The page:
I arrived in Cleveland right on time, which began a two-week stay during a pivotal time in the state’s COVID-19 containment efforts. Ohio Gov. Mike DeWine announced a new classification system for the state’s counties based on several key COVID-related metrics, which placed my home county among the most at-risk for spread. Because of that, masks were mandated in public early in my visit. Several major national retailers soon followed.
This did not seem all that disruptive or inflammatory, as I proceeded to go into lots of stores and get takeout from restaurants. People just seemed to adapt. Of course, there were news reports of some protesters’ pushback, but it was quite limited in scale. New cases in Ohio ranged between 1,100 and 1,700 per day while I was there – in a state of 11 million – which interestingly is about the same per capita as the new daily cases in South Dakota during that time.
Then, it came time for the return trip, which was on Delta through Minneapolis, again because it was a better schedule.
Delta kindly upgraded me to first class – based on my loyalty status, which tells you there were not a lot of people on the flight. I originally was seated on the aisle, with one person across the aisle from me, and the flight attendant asked me to take the window seat instead to keep more distance between us. Delta is not selling all seats on its flights to allow for more distance.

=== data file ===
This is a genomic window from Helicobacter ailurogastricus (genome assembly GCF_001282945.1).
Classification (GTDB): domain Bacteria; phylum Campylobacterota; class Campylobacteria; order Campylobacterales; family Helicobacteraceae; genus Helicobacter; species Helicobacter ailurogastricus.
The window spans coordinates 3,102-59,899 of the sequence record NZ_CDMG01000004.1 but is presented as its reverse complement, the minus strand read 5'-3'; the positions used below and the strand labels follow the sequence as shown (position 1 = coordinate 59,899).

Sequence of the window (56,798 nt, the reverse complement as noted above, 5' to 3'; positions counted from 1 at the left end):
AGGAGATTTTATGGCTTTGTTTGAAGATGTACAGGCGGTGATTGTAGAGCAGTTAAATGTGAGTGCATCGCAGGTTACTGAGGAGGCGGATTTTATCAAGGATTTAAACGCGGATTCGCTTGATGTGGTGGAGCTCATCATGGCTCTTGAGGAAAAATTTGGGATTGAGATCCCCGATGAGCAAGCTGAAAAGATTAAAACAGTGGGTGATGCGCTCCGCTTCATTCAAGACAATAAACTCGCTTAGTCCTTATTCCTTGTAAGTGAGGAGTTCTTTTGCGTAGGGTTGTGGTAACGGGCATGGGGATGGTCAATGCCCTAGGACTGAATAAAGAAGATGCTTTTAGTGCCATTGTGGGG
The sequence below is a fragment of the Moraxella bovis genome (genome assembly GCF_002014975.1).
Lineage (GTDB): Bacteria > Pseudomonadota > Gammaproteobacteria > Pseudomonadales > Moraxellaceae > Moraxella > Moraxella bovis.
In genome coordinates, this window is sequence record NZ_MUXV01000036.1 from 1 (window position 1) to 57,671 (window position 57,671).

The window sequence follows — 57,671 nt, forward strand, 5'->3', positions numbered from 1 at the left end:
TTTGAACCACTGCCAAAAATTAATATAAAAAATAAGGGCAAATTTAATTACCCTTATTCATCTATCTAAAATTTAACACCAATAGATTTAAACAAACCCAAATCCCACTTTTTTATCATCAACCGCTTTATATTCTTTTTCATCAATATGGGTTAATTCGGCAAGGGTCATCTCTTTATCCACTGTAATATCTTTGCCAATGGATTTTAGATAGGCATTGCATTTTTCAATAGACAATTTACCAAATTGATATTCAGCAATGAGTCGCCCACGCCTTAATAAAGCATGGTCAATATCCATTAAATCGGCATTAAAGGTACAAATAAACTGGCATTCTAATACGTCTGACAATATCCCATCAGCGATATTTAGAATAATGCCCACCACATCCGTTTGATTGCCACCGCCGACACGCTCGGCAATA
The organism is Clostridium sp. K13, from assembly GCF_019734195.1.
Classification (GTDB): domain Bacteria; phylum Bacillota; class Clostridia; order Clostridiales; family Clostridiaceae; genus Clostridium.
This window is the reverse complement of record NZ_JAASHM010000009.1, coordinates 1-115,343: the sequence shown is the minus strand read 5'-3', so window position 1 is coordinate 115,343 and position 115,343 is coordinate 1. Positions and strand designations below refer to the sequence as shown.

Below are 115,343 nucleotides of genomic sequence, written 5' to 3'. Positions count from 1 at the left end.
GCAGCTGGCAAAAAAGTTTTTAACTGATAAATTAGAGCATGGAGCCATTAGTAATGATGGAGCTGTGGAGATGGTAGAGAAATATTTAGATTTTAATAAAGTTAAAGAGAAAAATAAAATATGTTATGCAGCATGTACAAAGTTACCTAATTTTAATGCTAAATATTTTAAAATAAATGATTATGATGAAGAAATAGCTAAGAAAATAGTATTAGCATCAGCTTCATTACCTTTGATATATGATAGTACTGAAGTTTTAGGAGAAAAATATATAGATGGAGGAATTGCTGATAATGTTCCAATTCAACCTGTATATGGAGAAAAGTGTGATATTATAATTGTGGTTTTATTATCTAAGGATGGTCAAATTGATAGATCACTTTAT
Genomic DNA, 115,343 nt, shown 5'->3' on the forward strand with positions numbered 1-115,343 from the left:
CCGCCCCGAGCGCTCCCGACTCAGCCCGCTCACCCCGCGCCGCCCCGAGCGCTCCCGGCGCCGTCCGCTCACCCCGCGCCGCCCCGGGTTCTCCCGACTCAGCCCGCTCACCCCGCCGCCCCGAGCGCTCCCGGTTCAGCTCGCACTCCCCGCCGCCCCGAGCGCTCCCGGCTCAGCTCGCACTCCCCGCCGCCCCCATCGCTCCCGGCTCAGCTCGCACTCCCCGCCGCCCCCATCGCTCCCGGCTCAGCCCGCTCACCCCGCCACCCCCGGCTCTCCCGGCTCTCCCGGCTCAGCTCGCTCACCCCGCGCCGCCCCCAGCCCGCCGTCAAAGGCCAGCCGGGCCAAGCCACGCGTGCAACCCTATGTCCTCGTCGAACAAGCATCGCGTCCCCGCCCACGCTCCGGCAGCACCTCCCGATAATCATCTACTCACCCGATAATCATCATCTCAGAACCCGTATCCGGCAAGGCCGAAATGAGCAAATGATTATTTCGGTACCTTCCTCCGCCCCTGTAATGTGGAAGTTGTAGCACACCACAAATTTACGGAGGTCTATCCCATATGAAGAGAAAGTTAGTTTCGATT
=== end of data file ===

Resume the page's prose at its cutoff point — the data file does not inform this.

In first class, I was offered free beer or wine, but – sadly for me as I was still in coffee mode – those were the only beverage options other than the bottle of water that was given to me in a plastic zip-top bag. It also held snacks and a tiny Purell packet.
Again, masks were required of all passengers.
In Minneapolis, the airport was an entirely different scene from Chicago. It’s always less congested, but this time I encountered very few people as I walked through in the early afternoon on a Monday. When I arrived, the screen at my gate said only me and three other passengers had connecting flights – everyone else on the plane was staying in Minneapolis.
I tend to indulge in Chick-fil-A if the chance presents when I’m at MSP, but that wasn’t an option this time. The food court area in the C concourse was closed, which also meant no Starbucks.
So I walked to the A and B concourse, where I’d catch my flight to Sioux Falls, and figured I’d get something there. For those familiar with the airport, this is where Quiznos and Godfather’s Pizza used to be. It has been nicely remodeled and looks like it’s going to include Panda Express, but my only option this day was the new Bruegger’s Bagels, where I literally got one of the last bagels before they planned to close for the day at 1 p.m. Lesson here: If you’re going through this airport anytime soon, bring a snack to be safe.
My flight to Sioux Falls was more full than my flight to Minneapolis, but people still were spaced out enough that there was no one in my entire row. I got another bag with water, snacks and sanitizer, plus a wipe this time. And I arrived in Sioux Falls 15 minutes ahead of schedule.
So there you have it – a column I never thought I’d write about what it’s like to fly to Cleveland.
Did I feel it went well enough to do it again? Absolutely. I realize anytime you’re near people it presents a risk, but I felt like there were precautions taken and passengers abided by them. I’ve already got my next trip booked.
Thinking of flying during the pandemic? Here’s what you might encounter.